It is an open secret that rupee is a managed currency i.e. RBI occasionally (rather regularly) intervene in forex markets arguably to reduce volatility in the currency. Over the last few months, RBI has been intervening aggressively to keep rupee appreciation in check. To put things into perspective in the current financial year (1 April onward till 21 Aug) US dollar index tumbled more than 7% from 99 to 92 handle. During the same period, USDINR pair fell just 0.5% from 75.33 to 74.92 levels. There have multiple theories to explain RBI intervention behaviour, one such theory works on RBI’s dividend to the government. The theory argues that high USDINR levels increase the valuation of RBI’s FX reserves, thus impacting the final dividend to the government!
Another key function of RBI is to manage the government’s borrowing programme. Apart from aggressive interest rate cuts, RBI has also been very innovative to increase liquidity in the system and managing longer-term yields. Prior to inflation data (Aug 14), 10-year g-sec bond yield had been in the range of 5.75-5.95%. 10-year bond yield break-out of this range after the release of July headline inflation surged to 6.93% out of RBI’s target range of 2%-6%. Dr Michael Debabrata Patra’s comments in meeting minutes “inflation surprises of recent months are undermining the MPC’s actions and stymieing its resolve to do what it takes to revive growth and mitigate the impact of COVID-19 on the economy”. Post the release of meeting minutes yield surged to 6.22%.
Measures to Foster Orderly Market Conditions
Yesterday, RBI announced slew of measure to manage for bond yields: Operation twist of INR 20k Cr, Term repo of INR 100k cr, increasing limits of HTM category to 22% of NDTL. All these measure are likely increase market appetite towards government bond borrowing programme. Consequently, 10 year bond yield opened with huge gap down at 5.95%. 10 year bond yield has multiple supports at 5.93-95%, a break below might pave the way for 5.80%.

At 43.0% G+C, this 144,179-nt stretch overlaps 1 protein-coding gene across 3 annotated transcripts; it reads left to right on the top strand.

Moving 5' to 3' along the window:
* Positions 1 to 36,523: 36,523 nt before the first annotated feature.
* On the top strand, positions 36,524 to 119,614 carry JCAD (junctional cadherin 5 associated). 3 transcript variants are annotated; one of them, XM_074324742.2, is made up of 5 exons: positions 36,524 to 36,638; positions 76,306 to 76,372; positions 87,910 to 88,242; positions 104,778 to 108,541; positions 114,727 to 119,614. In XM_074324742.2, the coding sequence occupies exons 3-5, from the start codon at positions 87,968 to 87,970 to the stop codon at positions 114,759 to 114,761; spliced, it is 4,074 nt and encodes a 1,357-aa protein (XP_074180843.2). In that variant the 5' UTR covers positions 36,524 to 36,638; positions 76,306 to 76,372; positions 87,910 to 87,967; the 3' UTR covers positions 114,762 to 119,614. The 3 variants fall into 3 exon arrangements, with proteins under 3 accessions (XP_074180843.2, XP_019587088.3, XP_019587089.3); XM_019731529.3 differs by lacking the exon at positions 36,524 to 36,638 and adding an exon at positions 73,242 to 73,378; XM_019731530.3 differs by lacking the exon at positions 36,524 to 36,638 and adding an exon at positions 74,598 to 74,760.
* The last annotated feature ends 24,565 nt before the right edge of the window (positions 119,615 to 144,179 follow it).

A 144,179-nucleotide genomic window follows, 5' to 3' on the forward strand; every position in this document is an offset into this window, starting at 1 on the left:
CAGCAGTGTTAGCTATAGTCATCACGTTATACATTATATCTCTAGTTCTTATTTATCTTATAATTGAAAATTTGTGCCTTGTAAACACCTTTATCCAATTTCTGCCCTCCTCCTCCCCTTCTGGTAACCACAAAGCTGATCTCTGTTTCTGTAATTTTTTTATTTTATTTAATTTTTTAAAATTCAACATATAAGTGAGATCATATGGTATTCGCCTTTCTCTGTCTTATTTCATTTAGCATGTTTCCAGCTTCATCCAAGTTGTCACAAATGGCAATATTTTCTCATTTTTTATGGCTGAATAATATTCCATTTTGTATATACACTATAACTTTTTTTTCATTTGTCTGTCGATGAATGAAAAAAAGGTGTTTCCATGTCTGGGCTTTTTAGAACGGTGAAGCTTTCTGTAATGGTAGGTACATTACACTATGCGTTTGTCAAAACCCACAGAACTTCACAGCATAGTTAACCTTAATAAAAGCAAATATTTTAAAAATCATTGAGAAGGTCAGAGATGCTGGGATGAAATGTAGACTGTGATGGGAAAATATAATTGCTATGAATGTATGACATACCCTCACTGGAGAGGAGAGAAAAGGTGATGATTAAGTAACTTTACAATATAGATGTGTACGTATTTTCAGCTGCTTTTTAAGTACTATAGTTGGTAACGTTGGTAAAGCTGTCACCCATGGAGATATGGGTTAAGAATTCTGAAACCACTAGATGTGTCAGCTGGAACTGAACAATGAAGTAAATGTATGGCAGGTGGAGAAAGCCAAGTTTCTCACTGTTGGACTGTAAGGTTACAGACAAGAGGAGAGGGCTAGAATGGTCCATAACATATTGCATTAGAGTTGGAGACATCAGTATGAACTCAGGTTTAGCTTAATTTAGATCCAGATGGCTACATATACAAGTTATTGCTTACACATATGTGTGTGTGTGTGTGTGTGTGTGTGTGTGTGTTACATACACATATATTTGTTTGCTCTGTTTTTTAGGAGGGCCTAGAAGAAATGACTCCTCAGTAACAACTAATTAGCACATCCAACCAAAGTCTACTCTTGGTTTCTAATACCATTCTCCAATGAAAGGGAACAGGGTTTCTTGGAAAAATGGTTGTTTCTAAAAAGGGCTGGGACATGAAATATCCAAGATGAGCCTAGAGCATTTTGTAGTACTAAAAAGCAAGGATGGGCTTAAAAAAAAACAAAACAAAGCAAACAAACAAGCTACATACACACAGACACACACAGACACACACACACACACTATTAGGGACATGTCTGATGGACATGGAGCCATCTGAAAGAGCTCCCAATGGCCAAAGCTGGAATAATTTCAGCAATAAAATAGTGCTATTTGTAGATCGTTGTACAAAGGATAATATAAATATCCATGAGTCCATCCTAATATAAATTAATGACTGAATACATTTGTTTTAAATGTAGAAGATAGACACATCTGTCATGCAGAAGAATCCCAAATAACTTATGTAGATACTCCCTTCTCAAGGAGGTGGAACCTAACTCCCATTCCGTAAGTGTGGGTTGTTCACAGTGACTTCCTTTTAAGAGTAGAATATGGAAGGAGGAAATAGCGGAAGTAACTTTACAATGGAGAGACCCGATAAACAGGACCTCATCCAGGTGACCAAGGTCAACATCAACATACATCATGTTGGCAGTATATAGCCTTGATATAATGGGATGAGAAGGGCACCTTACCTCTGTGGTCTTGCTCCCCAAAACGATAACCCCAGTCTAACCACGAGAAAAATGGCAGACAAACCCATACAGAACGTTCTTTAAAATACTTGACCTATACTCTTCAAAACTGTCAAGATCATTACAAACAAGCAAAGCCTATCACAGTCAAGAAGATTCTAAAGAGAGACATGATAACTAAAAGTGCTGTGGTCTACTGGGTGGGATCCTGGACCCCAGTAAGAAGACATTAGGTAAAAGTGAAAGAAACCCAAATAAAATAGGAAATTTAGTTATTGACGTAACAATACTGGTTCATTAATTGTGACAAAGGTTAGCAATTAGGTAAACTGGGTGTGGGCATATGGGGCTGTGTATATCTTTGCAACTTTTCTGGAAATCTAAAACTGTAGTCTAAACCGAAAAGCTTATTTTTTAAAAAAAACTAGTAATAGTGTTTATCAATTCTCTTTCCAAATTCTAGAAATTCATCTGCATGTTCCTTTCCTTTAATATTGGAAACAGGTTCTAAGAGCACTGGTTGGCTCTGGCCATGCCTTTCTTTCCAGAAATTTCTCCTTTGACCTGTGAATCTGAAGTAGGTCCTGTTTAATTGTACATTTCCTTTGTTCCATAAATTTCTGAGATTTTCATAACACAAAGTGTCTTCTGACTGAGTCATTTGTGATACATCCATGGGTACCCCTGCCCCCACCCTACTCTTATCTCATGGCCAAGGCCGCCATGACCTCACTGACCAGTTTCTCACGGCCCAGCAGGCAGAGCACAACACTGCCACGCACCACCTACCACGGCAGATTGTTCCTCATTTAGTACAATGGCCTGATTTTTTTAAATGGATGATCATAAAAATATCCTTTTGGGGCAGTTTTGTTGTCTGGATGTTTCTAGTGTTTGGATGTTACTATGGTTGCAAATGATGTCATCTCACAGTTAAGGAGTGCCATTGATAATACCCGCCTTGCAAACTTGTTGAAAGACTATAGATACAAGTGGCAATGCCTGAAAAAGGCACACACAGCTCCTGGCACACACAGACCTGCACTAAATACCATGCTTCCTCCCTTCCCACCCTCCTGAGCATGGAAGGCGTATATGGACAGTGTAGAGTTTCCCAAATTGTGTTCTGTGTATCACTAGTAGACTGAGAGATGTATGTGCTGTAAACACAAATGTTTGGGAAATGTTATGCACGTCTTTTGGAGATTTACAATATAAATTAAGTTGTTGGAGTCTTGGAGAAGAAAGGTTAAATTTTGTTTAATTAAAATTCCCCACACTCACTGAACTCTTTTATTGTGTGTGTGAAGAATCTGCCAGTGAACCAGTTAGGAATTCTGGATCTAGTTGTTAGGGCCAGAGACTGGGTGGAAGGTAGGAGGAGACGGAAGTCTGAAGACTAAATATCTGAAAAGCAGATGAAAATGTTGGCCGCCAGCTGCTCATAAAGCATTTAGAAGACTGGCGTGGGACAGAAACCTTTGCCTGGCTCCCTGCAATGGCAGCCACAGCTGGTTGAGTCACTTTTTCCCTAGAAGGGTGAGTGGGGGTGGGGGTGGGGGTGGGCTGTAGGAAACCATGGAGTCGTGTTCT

What caught the eye of currency traders is “the recent appreciation of the rupee is working towards containing imported inflationary pressures”. This primarily means that RBI might not be aggressive/assured buyer in USDINR markets. This lead to free fall in USDINR, which tumbled to 72.80 against yesterday’s high of 73.70 levels. Technically, USDINR pair has minor support near 72.50-60 levels and strong support near 72.00 levels. The relationship between rupee and headline inflation via imported inflation is such that for every 5% gain in rupee lead to 20 bps decline in headline inflation. In current times, this impact would have worsened more given lower imports and lack of consumption. So, we can argue on the efficacy of stronger rupee in pursuant of softer inflation but for rupee bulls – such hint from Mint Street is enough to ignite a rally in the currency.
Prashant Jain, FRM, is a banking professional with 6+ years of experience in currency markets. He writes about monetary and fiscal developments. He has been associated with teaching for the last 5 years. He has a keen interest in politics and cricket.